Saturday, October 3, 2015

Step Into My World: Coastal Ecuador

I realized that I forgot to post one of these last Saturday and I just about forgot to post it again today. I've been working about 60 hours a week and these posts just completely slipped my mind. But, never fear, I'm back on track.

Today, we travel to the country of Ecuador. More specifically, to the coastal region. I have one child here:


Compassion works in several cities and villages along the Pacific ocean. My Allison is from a community outside of Manta. 

Communities in this region are known for their fabulous ocean views, beautiful sunsets, and warm, sandy beaches. Creation here is truly breathtaking. 

Life here, though, for poor families can be very difficult. Neighborhoods outside of these coastal cities are typically made up of shanty-style homes, made of planks for wood. Homes are small and close together, which lead to cramped conditions and the easy spread of illness. In areas that are prone to flooding, homes are built on stilts. When an area is flooded, travel is nearly impossible, leaving families isolated, without access to healthcare or schooling. 

Many families in these areas are single-parent homes, usually lead by a mother, who is left to care for children. Fathers often abandon families because of the financial hardship of caring for them. Other fathers are away from their families as they travel to find work in other cities and send money home to their families. This leaves a lot of pressure on mothers to meet the needs of her children, which is often difficult as poor communities in Ecuador often have distorted gender roles. This makes it hard for women to find work.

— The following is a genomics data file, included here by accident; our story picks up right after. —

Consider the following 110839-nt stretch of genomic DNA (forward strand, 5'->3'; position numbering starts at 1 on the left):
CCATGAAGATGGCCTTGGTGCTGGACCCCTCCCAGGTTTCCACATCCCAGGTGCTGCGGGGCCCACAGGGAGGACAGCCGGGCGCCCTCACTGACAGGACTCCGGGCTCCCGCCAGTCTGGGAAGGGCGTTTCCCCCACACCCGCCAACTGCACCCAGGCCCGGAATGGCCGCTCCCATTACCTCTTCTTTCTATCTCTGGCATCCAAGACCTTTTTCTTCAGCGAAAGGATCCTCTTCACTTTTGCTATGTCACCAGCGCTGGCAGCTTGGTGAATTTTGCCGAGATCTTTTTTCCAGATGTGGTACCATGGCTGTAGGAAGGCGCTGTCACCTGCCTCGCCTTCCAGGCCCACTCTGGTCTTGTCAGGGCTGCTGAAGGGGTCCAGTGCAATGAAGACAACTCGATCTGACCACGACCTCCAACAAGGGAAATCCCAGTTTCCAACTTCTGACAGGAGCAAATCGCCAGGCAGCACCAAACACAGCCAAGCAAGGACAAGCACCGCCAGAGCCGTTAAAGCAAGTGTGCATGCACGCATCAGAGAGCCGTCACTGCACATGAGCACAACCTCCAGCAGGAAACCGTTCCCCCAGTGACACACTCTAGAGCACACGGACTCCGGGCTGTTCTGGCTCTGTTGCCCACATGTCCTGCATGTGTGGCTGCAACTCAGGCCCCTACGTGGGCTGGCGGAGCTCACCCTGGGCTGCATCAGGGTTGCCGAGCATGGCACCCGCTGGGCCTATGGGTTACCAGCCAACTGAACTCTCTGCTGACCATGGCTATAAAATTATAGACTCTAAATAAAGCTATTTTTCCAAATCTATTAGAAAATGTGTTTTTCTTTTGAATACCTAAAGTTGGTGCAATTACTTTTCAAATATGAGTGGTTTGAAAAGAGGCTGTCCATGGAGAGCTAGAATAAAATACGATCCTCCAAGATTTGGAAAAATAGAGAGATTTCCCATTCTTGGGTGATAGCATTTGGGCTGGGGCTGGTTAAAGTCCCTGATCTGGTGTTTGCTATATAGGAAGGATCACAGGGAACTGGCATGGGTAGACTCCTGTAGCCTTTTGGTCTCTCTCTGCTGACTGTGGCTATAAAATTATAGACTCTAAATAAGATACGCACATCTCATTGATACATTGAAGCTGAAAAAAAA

Because their mothers aren't able to work and earn money for their families, it's not uncommon to see children out earning a living. Some children can find work doing odd jobs while others visit a local dump, in search of anything that can be sold, on the streets, for money. 

Children in coastal Ecuador are often malnourished, only receiving one or two meals a day at home. To help combat hungry tummies, Compassion projects feed the children a large, healthy meal every time the children attend the project. 

Compassion also works to supplement each child's education with lessons on various school subjects, as well as biblical lessons, art lessons, and music time. The children are taught to be well-rounded and to have knowledge of many topics. 

Most importantly, children are taught that Jesus is their Savior and that He has a wonderful plan for their future and for their lives. Project workers pray for the children everyday and encourage the children to pray for their families, communities, and country. Compassion coastal Ecuador has the following prayer requests: 

- Pray for God's protection over assisted children and families living in areas that are prone to flooding. 

- Pray that project workers will have God's wisdom to help assisted children avoid the temptation to use illegal drugs. 

- Pray that project workers will also be effective in identifying and assisting children who are victims of domestic violence, neglect, or abuse. 

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